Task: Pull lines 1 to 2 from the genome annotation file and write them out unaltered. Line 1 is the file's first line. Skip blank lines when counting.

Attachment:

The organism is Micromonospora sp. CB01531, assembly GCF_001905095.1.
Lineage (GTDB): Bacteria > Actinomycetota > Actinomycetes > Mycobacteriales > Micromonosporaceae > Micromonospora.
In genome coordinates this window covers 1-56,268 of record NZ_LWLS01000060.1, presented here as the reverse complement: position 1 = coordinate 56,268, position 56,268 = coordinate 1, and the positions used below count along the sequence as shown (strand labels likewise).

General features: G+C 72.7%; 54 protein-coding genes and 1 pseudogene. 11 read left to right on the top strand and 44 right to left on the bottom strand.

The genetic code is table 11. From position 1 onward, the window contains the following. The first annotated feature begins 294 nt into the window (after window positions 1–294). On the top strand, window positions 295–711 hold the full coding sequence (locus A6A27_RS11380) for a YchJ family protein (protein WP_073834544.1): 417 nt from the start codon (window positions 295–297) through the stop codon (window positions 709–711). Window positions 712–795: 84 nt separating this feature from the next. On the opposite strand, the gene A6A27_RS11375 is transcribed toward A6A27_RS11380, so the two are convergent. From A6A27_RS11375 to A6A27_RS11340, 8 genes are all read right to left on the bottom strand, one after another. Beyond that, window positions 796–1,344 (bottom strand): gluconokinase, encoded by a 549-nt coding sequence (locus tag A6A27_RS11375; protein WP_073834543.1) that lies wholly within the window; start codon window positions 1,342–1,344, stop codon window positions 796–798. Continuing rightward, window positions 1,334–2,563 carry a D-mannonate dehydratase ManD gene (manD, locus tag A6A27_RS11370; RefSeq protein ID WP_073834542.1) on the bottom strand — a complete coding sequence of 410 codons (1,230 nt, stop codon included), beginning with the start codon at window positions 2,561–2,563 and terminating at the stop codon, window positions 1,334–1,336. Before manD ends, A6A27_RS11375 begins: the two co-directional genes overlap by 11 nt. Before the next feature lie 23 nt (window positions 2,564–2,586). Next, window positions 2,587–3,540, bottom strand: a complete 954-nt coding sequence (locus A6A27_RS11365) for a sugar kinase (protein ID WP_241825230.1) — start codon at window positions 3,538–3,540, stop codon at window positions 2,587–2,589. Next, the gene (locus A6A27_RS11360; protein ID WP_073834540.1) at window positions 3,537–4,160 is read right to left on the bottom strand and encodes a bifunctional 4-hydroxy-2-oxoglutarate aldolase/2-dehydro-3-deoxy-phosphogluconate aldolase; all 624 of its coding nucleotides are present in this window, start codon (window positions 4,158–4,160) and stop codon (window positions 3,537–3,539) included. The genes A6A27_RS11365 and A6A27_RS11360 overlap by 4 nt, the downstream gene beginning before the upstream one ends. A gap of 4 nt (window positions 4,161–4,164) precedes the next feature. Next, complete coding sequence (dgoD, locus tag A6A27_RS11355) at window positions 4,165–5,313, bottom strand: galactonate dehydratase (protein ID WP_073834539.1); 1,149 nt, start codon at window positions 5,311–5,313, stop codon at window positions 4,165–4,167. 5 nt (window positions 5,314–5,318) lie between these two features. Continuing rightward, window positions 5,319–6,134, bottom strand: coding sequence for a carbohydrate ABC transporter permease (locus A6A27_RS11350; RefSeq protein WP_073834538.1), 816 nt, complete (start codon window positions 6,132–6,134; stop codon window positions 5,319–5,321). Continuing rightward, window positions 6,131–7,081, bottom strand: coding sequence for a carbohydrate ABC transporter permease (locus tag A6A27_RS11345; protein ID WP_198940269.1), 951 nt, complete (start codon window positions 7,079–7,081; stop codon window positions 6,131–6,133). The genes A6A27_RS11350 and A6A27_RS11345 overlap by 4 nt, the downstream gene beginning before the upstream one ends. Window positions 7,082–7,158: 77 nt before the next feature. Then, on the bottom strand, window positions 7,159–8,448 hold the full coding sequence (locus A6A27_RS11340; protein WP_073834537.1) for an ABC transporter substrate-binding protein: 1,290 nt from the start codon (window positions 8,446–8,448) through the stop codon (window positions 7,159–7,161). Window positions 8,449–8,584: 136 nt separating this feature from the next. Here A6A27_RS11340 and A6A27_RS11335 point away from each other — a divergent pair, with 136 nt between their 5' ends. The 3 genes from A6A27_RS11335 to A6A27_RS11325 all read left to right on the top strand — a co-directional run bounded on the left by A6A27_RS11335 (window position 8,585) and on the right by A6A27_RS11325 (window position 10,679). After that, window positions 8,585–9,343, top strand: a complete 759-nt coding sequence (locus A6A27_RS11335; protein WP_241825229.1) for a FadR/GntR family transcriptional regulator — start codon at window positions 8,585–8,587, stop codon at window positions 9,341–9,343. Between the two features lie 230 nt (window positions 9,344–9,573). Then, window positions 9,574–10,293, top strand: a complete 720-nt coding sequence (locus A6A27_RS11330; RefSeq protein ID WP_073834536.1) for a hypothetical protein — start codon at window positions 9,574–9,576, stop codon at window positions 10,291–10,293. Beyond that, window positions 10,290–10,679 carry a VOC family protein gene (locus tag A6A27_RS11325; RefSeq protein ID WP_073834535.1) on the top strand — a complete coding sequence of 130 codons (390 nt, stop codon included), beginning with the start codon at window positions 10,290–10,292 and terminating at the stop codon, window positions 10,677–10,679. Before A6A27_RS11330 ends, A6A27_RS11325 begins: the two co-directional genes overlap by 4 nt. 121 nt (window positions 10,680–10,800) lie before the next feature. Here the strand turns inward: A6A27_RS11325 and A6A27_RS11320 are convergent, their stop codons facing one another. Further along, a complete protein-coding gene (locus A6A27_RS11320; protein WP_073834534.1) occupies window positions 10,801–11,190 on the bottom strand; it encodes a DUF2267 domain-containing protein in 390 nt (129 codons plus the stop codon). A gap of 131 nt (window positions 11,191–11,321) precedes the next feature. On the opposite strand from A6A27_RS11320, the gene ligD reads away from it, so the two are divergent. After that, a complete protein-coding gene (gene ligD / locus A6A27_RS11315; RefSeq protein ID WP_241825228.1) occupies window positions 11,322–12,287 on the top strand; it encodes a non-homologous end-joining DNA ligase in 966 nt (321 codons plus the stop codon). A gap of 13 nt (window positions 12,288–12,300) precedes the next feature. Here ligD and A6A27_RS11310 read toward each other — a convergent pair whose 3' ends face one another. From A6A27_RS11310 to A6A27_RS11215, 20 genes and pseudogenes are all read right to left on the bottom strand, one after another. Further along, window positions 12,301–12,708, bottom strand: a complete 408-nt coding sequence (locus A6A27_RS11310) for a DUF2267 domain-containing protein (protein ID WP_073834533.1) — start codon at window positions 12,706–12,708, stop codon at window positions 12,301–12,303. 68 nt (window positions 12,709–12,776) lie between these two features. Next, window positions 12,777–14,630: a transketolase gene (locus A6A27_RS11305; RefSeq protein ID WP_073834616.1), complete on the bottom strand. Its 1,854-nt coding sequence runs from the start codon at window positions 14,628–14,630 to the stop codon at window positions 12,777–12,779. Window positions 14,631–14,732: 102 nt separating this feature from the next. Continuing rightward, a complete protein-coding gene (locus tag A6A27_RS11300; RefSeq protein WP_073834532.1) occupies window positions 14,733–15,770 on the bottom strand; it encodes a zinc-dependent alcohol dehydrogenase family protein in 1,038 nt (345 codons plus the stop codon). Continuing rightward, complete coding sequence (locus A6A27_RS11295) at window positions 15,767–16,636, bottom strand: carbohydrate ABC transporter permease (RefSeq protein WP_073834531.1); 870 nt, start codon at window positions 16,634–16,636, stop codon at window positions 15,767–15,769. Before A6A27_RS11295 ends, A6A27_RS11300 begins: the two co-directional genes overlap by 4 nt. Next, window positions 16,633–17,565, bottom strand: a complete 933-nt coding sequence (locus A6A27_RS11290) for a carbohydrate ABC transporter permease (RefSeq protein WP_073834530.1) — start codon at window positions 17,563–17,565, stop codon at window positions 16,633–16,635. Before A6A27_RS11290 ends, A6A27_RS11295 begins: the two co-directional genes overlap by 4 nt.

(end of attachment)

The organism is Micromonospora sp. CB01531, assembly GCF_001905095.1.
Lineage (GTDB): Bacteria > Actinomycetota > Actinomycetes > Mycobacteriales > Micromonosporaceae > Micromonospora.